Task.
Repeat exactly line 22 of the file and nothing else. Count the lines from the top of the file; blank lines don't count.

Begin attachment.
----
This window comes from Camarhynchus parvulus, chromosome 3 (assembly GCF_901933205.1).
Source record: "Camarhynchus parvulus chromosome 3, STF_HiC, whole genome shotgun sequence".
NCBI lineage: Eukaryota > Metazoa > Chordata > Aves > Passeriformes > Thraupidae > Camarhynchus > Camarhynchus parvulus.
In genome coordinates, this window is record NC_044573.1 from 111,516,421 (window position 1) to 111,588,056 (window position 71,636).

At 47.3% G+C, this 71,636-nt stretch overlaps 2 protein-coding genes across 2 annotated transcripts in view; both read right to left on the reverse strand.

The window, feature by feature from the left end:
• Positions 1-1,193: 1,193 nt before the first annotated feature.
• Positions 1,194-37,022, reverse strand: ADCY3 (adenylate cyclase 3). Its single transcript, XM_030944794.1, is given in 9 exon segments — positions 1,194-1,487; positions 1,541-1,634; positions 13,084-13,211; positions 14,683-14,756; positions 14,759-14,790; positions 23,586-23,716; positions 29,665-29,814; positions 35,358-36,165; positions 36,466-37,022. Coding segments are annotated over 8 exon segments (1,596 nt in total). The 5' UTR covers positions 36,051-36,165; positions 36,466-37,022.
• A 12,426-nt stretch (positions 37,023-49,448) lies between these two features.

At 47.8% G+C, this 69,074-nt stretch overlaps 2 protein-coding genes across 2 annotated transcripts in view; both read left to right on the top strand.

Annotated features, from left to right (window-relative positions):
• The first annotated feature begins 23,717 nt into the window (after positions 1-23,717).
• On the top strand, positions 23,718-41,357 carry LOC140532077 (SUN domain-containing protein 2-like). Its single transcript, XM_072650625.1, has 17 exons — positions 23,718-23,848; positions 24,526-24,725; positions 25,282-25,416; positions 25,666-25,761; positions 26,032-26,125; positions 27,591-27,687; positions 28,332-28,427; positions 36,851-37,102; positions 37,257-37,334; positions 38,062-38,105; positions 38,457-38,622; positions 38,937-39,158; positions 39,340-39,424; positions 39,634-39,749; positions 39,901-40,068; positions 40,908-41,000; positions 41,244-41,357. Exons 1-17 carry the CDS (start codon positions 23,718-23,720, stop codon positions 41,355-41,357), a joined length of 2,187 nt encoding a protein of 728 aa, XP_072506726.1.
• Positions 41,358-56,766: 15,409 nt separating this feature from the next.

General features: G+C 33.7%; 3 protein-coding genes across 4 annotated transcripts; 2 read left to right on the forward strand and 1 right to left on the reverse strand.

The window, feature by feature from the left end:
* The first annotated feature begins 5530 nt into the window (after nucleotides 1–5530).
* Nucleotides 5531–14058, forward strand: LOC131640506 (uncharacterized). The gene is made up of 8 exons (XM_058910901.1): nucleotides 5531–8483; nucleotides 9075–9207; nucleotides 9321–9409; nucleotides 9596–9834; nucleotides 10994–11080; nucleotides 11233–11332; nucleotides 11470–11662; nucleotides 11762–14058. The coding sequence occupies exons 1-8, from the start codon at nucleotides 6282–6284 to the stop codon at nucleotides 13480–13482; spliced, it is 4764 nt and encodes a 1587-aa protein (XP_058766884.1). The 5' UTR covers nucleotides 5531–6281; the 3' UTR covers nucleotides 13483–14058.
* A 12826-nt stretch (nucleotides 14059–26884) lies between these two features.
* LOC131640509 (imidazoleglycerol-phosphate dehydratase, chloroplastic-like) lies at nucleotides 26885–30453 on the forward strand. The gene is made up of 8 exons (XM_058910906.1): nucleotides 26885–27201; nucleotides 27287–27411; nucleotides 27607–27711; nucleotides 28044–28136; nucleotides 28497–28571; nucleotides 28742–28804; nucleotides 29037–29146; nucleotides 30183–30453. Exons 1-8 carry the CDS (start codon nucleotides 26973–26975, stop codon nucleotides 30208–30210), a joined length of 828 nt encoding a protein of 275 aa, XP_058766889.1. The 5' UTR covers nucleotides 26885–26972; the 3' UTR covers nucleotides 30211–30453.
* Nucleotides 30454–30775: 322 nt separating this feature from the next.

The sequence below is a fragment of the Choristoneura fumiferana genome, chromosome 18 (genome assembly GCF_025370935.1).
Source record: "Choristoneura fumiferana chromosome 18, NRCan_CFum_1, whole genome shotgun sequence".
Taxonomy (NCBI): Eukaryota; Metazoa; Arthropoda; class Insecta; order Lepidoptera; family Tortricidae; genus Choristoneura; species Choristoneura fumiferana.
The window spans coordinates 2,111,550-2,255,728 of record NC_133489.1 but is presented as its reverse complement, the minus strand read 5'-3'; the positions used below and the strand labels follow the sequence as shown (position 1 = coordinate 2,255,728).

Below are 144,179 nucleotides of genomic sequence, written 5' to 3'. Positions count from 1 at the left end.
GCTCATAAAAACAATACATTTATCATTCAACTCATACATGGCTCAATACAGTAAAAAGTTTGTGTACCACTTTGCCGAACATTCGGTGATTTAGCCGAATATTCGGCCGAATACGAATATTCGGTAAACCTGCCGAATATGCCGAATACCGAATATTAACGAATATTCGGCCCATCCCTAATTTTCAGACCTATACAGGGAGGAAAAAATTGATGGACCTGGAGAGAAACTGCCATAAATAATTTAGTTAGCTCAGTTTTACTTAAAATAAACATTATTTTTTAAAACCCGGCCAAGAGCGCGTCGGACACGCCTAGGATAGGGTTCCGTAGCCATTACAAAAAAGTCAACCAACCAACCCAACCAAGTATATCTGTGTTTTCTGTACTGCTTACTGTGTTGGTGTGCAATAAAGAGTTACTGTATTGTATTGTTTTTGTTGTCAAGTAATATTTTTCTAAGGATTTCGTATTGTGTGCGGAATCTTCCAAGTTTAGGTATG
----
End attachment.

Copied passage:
The sequence below is a fragment of the Choristoneura fumiferana genome, chromosome 18 (genome assembly GCF_025370935.1).